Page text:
According to Shai, the director general of the Ministry of Foreign Affairs, Eytan Bentsur, was optimistic in his meeting with North Korea.[21] In exchange for arms deals to Israel, North Korea wanted Israel's help to make negotiations with America prevail. The deal soon turned into a mutually beneficial relationship: North Korea wanted aid and investment and Israel wanted North Korea to stop supplying missiles to Iran. The deal seemed likely, but in 1993, North Korea pulled out of the Treaty on the Non-Proliferation of Nuclear Weapons. Efraim Halevy, who was representing Mossad, on the other hand, wanted to emphatically end relations with North Korea and enhance Israel's relationship with South Korea instead. North Korea's exit from this agreement increased the Mossad's pressure on the MFA to end the agreement. Then-U.S. president Jimmy Carter also cautioned Israel about signing a possible agreement with North Korea.[dubious ] Ultimately, American interests dictated the tone of the North Korean–Israeli relationship.

While the relationship between the two countries appears frozen, the events that transpired during that demarche have strong implications. First, the disconnect of policy between the Mossad and the MFA was revealed. As Shai writes, "there was obviously no coordination between the two institutions, and one wonders whether this actually undermined Israel's strategic interests".[21] Second, however, American intervention and strong influence in whether to pursue a foreign policy relationship with North Korea divided the Israeli government. While some diplomats argued that America is more equipped to deal with North Korean relations and being Israel's biggest ally, should have a voice in decisions, many diplomats (including Bentsur), argued that America was taking away Israel's right of self-governance.

See also[edit]

References[edit]

  1. ^ Benjamin R. Young, How North Korea has been arming Palestinian militants for decades, NK News, 25 June 2014
  2. ^ Haggard, M (1965). "North Korea's International Position". Asian Survey. California, United States: University of California Press. 5 (8): 375–388. doi:10.2307/2642410. ISSN 0004-4687. JSTOR 2642410. OCLC 48536955.
  3. ^ Ahren, Raphael (10 August 2017). "The curious tale of Israel's short-lived courtship of North Korea". Times of Israel. Retrieved 8 September 2022.
  4. ^ Ramani, Samuel (3 May 2017). "Why Did North Korea Just Threaten Israel?". The Diplomat. Retrieved 5 February 2022.
  5. ^ Cenciotti, David (25 June 2013). "Israeli F-4s Actually Fought North Korean MiGs During the Yom Kippur War". Business Insider. Retrieved 10 March 2022.
  6. ^ "North Korea Military Threat to Israel". www.jewishvirtuallibrary.org.
  7. ^ Reuters (4 October 2016). "Israel: North Korea Supplying Weapons to Six Mideast States". Haaretz.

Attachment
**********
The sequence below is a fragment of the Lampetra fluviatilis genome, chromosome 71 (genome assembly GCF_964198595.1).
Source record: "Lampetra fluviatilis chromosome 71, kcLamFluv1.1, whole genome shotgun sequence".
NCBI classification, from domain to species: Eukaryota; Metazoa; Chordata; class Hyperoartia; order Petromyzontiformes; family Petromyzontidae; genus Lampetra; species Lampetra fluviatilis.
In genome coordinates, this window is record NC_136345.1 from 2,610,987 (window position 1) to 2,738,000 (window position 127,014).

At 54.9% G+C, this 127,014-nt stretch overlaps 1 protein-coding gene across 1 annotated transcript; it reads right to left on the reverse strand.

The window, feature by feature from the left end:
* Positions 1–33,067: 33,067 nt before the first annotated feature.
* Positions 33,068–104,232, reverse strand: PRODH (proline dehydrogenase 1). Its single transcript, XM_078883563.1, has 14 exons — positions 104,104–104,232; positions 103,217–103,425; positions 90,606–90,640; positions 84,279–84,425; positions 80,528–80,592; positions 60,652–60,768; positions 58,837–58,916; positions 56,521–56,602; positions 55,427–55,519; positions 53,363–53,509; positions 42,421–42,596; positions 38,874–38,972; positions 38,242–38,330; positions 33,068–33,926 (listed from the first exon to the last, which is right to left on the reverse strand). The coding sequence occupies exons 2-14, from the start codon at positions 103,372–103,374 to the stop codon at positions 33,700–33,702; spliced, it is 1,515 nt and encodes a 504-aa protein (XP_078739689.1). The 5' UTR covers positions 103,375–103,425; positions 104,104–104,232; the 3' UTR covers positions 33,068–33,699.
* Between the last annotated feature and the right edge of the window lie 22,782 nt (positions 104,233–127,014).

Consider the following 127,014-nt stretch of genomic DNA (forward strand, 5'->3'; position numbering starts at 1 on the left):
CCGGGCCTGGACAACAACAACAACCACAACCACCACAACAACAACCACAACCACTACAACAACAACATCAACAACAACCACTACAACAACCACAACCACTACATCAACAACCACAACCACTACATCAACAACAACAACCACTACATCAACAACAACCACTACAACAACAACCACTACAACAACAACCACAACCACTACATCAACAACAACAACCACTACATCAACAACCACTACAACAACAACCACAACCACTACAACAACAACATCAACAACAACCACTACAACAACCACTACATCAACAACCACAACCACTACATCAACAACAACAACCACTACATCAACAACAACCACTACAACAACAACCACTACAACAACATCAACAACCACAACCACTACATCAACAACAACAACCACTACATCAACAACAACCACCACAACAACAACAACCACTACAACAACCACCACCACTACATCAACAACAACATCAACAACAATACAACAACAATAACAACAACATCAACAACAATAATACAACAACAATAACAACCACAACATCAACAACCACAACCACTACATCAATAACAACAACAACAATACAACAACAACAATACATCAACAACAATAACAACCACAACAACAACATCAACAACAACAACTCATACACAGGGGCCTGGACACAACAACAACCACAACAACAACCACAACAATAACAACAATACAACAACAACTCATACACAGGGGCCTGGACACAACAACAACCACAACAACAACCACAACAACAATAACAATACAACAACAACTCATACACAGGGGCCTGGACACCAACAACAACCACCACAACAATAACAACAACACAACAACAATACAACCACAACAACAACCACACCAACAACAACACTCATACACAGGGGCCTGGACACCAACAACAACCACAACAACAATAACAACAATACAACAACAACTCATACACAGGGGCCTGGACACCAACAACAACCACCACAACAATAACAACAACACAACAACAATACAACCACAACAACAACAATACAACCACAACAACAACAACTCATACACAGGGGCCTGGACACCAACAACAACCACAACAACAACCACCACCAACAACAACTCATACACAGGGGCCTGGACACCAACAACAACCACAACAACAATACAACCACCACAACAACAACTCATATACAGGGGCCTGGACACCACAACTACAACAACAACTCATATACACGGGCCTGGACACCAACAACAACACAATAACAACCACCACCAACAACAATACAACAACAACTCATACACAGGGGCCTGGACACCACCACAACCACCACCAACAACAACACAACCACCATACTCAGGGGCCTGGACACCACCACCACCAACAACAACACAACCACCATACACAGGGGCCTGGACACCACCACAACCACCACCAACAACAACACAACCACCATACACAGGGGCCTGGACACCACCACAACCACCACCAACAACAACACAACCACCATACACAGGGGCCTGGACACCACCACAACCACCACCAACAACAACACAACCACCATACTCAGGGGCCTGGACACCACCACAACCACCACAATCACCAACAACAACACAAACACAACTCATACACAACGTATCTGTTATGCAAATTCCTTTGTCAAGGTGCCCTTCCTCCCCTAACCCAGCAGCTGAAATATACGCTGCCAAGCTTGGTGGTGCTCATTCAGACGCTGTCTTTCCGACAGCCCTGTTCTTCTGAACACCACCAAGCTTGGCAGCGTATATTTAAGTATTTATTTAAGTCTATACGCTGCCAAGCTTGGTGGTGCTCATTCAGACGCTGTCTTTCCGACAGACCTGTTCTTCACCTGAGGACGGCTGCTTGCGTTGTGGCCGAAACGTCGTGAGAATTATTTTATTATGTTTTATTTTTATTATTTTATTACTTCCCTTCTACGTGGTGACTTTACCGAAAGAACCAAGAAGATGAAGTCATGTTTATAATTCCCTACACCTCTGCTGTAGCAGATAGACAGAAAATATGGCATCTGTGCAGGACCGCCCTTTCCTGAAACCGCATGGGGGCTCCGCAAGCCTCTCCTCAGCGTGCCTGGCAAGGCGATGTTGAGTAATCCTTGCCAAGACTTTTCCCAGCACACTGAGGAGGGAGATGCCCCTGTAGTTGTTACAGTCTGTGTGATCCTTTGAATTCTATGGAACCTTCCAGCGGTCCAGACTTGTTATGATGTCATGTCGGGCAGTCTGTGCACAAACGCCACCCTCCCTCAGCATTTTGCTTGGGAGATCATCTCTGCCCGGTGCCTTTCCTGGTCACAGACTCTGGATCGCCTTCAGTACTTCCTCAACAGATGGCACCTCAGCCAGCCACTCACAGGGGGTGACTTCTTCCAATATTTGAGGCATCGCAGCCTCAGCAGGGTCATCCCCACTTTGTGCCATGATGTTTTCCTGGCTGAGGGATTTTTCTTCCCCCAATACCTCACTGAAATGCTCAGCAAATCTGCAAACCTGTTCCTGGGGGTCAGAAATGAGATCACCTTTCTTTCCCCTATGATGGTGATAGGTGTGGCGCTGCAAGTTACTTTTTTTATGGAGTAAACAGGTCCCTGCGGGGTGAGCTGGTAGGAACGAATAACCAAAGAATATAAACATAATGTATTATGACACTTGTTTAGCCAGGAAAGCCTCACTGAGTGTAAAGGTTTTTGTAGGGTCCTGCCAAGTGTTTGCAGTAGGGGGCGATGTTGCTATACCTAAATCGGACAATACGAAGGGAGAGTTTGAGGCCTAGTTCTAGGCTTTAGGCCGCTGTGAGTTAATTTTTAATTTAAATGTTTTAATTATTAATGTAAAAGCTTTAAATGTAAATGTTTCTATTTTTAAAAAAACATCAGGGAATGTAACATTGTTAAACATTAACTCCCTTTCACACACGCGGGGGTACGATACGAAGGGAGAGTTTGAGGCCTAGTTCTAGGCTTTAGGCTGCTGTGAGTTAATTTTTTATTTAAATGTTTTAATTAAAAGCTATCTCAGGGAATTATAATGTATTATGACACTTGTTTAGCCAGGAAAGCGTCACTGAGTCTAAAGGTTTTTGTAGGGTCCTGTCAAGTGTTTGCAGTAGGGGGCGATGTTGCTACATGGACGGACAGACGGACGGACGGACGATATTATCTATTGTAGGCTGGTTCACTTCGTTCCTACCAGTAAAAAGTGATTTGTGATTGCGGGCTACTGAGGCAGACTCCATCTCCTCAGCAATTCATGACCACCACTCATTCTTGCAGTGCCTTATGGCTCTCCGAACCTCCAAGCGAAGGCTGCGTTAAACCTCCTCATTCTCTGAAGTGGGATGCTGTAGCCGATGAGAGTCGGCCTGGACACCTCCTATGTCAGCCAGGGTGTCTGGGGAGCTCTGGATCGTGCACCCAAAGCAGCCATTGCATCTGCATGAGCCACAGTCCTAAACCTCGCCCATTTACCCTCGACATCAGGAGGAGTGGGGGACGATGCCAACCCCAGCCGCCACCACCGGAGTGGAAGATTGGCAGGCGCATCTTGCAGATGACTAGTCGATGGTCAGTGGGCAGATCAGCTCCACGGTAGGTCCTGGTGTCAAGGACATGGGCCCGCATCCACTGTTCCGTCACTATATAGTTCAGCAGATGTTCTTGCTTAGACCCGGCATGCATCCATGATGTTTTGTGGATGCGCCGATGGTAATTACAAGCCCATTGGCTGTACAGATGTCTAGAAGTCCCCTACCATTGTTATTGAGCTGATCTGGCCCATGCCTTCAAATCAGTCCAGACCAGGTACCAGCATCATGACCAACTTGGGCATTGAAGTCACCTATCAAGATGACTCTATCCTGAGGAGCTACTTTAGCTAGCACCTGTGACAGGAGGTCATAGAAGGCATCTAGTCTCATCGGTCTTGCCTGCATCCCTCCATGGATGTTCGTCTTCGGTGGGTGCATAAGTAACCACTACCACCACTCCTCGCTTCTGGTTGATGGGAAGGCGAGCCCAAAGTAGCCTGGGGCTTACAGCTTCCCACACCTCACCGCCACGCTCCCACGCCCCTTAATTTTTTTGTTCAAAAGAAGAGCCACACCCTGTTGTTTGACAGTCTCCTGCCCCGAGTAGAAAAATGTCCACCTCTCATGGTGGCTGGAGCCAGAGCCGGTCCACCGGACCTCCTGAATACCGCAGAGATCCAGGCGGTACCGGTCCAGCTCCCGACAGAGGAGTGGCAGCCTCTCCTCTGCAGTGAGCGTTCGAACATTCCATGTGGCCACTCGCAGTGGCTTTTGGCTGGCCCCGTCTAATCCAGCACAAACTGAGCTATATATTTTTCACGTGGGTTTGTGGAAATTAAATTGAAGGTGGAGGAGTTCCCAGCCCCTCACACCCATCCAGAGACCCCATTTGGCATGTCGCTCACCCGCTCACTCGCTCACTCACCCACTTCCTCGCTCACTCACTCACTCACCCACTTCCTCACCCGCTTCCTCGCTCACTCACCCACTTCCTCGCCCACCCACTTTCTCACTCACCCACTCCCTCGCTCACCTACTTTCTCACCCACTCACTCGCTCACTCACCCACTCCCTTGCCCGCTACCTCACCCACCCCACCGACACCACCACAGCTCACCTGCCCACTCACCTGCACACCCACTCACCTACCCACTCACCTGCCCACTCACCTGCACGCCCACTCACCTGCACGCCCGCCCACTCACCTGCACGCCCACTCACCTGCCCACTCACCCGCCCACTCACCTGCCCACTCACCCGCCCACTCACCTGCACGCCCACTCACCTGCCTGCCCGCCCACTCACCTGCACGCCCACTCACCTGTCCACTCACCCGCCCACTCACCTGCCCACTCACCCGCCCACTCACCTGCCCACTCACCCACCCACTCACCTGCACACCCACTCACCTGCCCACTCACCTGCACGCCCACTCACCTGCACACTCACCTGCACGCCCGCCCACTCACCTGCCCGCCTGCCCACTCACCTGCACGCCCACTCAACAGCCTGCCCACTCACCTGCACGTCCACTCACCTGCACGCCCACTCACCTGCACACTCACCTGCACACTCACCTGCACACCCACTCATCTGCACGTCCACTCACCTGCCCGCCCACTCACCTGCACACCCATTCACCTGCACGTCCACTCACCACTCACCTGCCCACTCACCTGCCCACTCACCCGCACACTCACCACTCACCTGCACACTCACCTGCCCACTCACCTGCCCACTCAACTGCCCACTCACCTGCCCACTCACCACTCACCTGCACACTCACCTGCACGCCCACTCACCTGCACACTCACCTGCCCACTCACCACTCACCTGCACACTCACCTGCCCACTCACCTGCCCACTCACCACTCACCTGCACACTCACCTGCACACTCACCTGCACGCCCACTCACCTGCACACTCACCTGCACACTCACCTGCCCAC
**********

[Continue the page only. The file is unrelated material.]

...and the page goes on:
8. ^ "Israel: North Korea shipping WMDs to Syria". 12 May 2010.
  9. ^ Cha, Victor D. (2013). The Impossible State: North Korea, Past and Future. Internet Archive. New York: Ecco. p. 229. ISBN 978-0-06-199850-8. LCCN 2012009517. OCLC 1244862785.
  10. ^ Tak Kumakura (28 April 2008). "North Koreans May Have Died in Israel Attack on Syria, NHK Says". Bloomberg. Archived from the original on 3 November 2012. Retrieved 28 April 2008.
  11. ^ Koh, B (1988). "North Korea in 1987: Launching a New Seven-Year Plan". Asian Survey. California, United States: University of California Press. 28 (1): 62–70. doi:10.2307/2644873. ISSN 0004-4687. JSTOR 2644873. OCLC 48536955.
  12. ^ Melnitcki, Gili (14 February 2017). "'There's one thing you shouldn't do' Israeli Who Visited North Korea Has a Tip for You". Haaretz.
  13. ^ Ravid, Barak (25 May 2017). "Israel Demands World 'Respond Decisively' to North Korea Nuclear Test". Haaretz. The Associated Press. Retrieved 10 March 2022.
  14. ^ Cha, Victor (2002). "North Korea's Weapons of Mass Destruction: Badges, Shields, or Swords?". Political Science Quarterly. New York, United States: The Academy of Political Science. 117 (2): 209–230. doi:10.2307/798181. ISSN 0032-3195. JSTOR 798181. OCLC 39064101.
  15. ^ Ahren, Raphael (10 August 2017). "The curious tale of Israel's short-lived courtship of North Korea". The Times of Israel. Retrieved 10 August 2017.
  16. ^ Hartman, Ben (12 May 2010). "Lieberman warns of new 'axis of evil'". The Jerusalem Post. Retrieved 22 August 2022.
  17. ^ Coughlin, Con (26 July 2014). "Hamas and North Korea in secret arms deal". The Daily Telegraph. Retrieved 15 August 2014.
  18. ^ Mcelroy, Damien (26 July 2014). "North Korea denies reports of missile deal with Hamas". The Daily Telegraph. Retrieved 31 May 2015.
  19. ^ Jeremy Bob, Yonah (11 August 2017). "The impact of the Korea crisis on Israel". The Jerusalem Post. Retrieved 29 August 2017.
  20. ^ Sigel, Laura (29 April 2017). "North Korea threatens Israel with 'Merciless, Thousand-Fold Punishment'". The Jerusalem Post. Retrieved 29 August 2017.
  21. ^ a b c Shai, Aron (2 January 2016). "North Korea and Israel: A Missed Opportunity?". Israel Journal of Foreign Affairs. 10 (1): 59–73. doi:10.1080/23739770.2016.1177779. S2CID 147966445 – via Taylor and Francis+NEJM.